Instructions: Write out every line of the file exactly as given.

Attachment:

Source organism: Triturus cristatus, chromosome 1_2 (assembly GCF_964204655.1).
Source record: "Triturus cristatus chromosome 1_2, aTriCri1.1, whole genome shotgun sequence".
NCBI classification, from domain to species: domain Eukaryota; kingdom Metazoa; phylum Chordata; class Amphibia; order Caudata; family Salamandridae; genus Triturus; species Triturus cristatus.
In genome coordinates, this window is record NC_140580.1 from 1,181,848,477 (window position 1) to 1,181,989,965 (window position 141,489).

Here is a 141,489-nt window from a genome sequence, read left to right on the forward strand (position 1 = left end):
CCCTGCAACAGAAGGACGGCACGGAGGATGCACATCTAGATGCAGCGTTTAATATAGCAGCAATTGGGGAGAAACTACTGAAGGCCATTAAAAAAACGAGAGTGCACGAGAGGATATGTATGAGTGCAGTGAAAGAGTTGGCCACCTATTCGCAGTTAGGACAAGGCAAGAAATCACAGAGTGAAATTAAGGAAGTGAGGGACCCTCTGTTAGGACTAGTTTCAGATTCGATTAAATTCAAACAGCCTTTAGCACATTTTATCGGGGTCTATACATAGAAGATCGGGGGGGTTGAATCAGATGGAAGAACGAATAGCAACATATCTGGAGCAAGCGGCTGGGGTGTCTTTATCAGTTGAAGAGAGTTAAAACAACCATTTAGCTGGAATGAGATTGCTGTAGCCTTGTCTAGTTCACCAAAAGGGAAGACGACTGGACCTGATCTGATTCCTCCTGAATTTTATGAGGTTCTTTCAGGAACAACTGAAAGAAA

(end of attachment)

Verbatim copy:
Source organism: Triturus cristatus, chromosome 1_2 (assembly GCF_964204655.1).
Source record: "Triturus cristatus chromosome 1_2, aTriCri1.1, whole genome shotgun sequence".
NCBI classification, from domain to species: domain Eukaryota; kingdom Metazoa; phylum Chordata; class Amphibia; order Caudata; family Salamandridae; genus Triturus; species Triturus cristatus.
In genome coordinates, this window is record NC_140580.1 from 1,181,848,477 (window position 1) to 1,181,989,965 (window position 141,489).

Here is a 141,489-nt window from a genome sequence, read left to right on the forward strand (position 1 = left end):
CCCTGCAACAGAAGGACGGCACGGAGGATGCACATCTAGATGCAGCGTTTAATATAGCAGCAATTGGGGAGAAACTACTGAAGGCCATTAAAAAAACGAGAGTGCACGAGAGGATATGTATGAGTGCAGTGAAAGAGTTGGCCACCTATTCGCAGTTAGGACAAGGCAAGAAATCACAGAGTGAAATTAAGGAAGTGAGGGACCCTCTGTTAGGACTAGTTTCAGATTCGATTAAATTCAAACAGCCTTTAGCACATTTTATCGGGGTCTATACATAGAAGATCGGGGGGGTTGAATCAGATGGAAGAACGAATAGCAACATATCTGGAGCAAGCGGCTGGGGTGTCTTTATCAGTTGAAGAGAGTTAAAACAACCATTTAGCTGGAATGAGATTGCTGTAGCCTTGTCTAGTTCACCAAAAGGGAAGACGACTGGACCTGATCTGATTCCTCCTGAATTTTATGAGGTTCTTTCAGGAACAACTGAAAGAAA